Vical Incorporated, a biotech firm based in San Diego, is one of many companies chasing, among other things, these two elusive medical goals. But blending a public company’s quarter-to-quarter survival with the all-consuming pursuit of scientific discovery is no small task, and life for biotech firms is getting more complex as the industry matures.
The task of keeping Vical on track falls to CEO Vijay Samant, who left a 20-plus year career at pharmaceutical giant Merck before joining 15-year-old Vical in November of 2000. He is charged with ensuring that Vical — which had revenues of a mere $11 million dollars in 2001, versus $47 billion for a company like Merck — will survive. The company is still immersed in the arduous period of trials and scientific development required for any biotech company to grow from compelling technology to the huge revenue generation that characterizes major pharmaceutical firms.
What’s obvious from an hour spent with Samant is that although biotech is often compared to high-tech as a fast-growing industry, building and managing a biotech firm couldn’t be more different from building and managing a high-tech business.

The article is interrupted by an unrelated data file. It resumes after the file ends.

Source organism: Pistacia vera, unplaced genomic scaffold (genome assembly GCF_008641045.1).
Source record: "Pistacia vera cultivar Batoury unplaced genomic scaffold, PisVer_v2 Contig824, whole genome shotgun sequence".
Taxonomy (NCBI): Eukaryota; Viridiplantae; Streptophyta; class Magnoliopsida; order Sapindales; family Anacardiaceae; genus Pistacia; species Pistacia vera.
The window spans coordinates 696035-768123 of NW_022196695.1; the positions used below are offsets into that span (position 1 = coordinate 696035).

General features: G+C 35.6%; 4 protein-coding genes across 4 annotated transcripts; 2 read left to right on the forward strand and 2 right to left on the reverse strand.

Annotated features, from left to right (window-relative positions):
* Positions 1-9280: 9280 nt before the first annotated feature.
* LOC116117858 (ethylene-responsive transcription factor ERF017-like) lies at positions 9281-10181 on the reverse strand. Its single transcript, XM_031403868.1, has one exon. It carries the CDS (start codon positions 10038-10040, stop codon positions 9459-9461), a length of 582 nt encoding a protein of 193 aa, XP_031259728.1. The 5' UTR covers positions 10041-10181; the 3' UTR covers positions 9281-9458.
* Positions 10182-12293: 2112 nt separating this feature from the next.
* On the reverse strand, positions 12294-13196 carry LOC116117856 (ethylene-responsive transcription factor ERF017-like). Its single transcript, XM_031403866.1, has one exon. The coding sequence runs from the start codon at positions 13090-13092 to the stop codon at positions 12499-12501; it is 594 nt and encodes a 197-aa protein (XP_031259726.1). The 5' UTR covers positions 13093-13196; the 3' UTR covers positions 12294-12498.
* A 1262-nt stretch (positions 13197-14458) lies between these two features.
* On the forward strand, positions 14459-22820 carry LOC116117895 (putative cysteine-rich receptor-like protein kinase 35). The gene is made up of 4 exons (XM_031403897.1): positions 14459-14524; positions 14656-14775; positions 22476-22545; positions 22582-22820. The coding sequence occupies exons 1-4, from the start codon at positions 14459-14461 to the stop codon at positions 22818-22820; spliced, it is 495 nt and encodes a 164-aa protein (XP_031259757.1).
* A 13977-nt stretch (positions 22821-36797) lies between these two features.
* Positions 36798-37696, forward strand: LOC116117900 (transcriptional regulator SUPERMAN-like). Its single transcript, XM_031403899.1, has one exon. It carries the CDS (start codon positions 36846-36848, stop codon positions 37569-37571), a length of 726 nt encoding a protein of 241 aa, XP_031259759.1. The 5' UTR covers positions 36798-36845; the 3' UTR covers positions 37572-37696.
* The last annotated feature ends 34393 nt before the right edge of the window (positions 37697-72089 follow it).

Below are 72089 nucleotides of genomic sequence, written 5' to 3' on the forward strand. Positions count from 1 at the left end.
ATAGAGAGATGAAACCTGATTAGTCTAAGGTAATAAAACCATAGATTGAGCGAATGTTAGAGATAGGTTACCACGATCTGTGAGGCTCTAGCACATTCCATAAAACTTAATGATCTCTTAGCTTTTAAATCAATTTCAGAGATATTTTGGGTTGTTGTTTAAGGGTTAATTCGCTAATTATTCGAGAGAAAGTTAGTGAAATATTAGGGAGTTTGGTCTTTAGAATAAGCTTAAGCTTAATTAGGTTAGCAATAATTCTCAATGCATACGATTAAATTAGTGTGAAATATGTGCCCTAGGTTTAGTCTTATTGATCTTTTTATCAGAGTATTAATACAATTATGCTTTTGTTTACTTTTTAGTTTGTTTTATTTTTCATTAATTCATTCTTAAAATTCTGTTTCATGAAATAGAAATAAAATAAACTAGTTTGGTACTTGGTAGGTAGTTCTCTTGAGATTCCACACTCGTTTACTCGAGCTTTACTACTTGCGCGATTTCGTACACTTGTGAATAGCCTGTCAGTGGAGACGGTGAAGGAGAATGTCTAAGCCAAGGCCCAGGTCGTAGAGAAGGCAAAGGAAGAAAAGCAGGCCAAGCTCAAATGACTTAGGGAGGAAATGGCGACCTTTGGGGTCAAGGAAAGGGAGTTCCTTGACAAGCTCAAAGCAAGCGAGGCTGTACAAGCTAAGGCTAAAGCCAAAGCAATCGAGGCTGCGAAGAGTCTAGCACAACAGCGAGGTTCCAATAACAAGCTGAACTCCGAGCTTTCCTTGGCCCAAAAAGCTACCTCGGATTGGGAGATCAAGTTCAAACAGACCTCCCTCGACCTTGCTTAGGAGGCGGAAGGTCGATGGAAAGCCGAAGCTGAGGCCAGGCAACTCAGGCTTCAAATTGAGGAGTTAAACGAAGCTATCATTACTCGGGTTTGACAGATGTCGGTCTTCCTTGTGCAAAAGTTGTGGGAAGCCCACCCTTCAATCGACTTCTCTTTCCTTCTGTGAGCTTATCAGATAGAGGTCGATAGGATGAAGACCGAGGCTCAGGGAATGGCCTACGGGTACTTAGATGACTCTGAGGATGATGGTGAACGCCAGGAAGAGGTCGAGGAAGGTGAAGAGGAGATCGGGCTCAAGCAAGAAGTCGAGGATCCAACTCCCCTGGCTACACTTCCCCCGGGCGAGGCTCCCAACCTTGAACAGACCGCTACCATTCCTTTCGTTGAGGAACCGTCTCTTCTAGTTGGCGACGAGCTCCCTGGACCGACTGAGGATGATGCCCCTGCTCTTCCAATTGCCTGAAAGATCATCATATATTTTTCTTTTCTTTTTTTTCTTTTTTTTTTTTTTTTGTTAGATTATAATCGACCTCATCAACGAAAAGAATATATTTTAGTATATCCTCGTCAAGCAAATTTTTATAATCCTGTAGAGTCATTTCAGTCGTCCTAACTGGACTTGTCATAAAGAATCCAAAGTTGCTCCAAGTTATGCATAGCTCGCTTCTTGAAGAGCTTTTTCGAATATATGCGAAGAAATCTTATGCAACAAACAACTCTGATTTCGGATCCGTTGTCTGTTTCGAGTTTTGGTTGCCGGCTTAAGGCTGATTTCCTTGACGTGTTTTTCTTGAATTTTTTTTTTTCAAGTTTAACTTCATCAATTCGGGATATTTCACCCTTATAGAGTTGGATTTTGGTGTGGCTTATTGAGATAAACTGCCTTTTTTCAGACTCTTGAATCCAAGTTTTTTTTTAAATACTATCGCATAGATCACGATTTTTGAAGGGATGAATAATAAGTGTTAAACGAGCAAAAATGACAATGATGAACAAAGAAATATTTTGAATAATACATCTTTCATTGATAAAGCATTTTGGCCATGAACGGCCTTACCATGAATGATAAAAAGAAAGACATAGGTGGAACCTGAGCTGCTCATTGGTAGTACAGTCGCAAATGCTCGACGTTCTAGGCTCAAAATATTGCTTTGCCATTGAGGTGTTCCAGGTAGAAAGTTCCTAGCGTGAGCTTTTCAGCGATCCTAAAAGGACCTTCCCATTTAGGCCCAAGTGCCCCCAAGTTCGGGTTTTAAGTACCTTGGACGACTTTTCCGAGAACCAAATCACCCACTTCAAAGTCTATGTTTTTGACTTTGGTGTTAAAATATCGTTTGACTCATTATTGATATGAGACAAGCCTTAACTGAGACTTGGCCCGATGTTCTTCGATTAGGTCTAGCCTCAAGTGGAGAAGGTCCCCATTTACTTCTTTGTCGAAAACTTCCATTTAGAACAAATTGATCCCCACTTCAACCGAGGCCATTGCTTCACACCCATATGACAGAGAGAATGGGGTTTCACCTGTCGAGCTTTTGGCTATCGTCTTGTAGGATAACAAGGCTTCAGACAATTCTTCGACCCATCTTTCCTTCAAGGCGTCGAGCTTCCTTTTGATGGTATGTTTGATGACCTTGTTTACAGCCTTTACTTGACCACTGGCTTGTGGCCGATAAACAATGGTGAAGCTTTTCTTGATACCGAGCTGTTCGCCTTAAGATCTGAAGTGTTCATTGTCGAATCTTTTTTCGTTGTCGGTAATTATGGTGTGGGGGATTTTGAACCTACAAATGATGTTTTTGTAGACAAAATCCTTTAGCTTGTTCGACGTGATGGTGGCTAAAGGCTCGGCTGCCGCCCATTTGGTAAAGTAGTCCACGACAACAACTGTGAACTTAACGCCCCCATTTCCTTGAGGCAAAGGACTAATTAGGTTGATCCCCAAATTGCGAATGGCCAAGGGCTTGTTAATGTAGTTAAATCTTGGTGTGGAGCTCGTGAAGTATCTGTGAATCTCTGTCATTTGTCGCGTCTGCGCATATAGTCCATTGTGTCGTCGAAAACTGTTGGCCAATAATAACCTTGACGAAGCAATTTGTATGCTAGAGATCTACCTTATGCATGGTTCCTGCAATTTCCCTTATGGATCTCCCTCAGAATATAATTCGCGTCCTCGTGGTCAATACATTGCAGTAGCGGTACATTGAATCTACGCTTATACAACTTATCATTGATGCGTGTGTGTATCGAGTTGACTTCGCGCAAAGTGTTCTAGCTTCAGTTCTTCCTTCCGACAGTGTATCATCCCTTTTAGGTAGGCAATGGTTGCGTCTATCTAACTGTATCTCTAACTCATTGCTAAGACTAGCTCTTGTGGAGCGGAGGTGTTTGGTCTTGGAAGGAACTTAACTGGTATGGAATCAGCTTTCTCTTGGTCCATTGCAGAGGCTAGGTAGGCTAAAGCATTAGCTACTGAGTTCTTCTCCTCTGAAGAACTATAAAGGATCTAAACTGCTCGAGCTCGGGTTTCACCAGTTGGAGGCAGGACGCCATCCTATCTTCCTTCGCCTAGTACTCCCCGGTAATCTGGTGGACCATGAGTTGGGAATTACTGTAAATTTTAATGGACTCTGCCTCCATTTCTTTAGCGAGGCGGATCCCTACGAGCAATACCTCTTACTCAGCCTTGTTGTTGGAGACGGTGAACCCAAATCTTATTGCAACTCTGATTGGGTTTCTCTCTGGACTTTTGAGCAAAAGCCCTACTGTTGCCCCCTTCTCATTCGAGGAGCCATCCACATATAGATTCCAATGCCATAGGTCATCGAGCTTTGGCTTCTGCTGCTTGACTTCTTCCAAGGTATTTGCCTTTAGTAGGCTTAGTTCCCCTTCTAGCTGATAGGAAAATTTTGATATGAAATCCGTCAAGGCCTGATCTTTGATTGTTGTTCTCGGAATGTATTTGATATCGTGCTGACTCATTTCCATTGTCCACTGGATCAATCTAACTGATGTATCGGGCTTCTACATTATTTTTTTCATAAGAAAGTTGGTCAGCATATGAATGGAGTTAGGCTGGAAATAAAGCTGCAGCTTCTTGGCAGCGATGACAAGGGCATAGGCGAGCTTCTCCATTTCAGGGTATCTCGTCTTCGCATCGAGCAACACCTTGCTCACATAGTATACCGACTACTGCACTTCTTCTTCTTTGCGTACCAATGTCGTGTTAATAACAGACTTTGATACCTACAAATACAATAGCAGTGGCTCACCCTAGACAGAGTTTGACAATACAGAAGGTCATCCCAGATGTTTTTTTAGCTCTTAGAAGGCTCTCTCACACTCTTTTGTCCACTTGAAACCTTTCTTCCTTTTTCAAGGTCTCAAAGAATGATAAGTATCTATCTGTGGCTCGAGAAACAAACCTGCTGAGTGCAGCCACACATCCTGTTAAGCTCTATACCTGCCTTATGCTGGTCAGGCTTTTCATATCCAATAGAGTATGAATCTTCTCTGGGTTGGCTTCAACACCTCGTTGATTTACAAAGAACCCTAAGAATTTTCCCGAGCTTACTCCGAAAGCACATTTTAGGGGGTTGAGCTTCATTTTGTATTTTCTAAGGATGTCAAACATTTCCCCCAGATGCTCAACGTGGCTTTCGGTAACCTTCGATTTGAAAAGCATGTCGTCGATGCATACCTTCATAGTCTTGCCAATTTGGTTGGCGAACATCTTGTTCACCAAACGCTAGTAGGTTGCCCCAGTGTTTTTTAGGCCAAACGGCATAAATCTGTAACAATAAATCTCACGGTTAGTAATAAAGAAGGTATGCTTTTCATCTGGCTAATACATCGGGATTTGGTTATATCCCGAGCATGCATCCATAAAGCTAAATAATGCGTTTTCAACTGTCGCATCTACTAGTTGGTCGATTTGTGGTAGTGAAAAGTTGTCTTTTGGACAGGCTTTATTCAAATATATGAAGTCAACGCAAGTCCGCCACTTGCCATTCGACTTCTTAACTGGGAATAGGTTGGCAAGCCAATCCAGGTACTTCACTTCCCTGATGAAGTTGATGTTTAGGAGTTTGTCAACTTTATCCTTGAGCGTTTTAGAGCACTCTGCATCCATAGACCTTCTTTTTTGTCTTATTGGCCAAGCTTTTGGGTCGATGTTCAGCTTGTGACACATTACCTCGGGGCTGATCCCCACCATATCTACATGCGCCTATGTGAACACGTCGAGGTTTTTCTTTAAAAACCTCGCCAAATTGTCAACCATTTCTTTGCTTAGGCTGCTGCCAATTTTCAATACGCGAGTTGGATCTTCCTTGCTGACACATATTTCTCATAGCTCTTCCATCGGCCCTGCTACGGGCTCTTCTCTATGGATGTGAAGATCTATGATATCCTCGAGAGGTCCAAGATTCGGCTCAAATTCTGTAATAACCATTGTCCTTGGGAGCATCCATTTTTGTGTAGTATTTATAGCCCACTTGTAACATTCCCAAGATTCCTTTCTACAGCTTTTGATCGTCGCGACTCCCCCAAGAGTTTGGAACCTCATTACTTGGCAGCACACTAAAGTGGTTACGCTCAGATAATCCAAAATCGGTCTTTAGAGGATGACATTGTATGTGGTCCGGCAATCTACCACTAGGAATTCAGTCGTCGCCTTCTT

“In the high-tech arena, as long as you knew the concept and you had the vision and you were on the cutting edge, you could deliver and you could float a company because it was the idea that you were selling,” says Samant. “The biotechnology field that I’m in is a different field. It requires a lot of historical knowledge, and the knowledge is expanding very rapidly.”
Samant is a chemical engineer by training and graduate of University Department of Chemical Technology (UDCT) at the University of Mumbai. He is fiercely proud of his school, and also proud that he stayed with his field and didn’t migrate like so many to the high-tech industry.
He counsels graduating students: “Stick to your field of education. Don’t be a mechanical engineer or a chemical engineer then go off and become a software programmer in Silicon Valley!”
Though many high-tech companies are based on complex technologies, the idea of a technology that takes a decade or more to develop and commercialize — as is often the case in the biotech industry — puts Biotech in a league of its own. How can you convince investors for a decade that your products and technologies will one day become a commercial reality? That, in essence, is what Vical has done.